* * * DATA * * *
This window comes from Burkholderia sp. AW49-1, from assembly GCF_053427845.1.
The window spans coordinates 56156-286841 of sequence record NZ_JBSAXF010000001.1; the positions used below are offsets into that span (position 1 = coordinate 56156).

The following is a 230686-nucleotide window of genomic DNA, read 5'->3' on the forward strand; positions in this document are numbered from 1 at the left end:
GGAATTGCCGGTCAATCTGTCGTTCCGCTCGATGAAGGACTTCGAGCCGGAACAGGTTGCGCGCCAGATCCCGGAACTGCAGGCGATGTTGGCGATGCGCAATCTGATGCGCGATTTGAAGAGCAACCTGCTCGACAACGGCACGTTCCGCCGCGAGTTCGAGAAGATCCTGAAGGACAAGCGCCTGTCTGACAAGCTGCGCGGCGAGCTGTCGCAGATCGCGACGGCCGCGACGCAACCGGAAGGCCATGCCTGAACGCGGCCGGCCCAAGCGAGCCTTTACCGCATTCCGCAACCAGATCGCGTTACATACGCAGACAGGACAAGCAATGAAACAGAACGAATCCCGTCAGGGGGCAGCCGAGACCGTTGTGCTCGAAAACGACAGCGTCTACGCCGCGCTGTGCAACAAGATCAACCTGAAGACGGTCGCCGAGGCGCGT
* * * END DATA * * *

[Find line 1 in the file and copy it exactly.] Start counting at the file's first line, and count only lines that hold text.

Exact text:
This window comes from Burkholderia sp. AW49-1, from assembly GCF_053427845.1.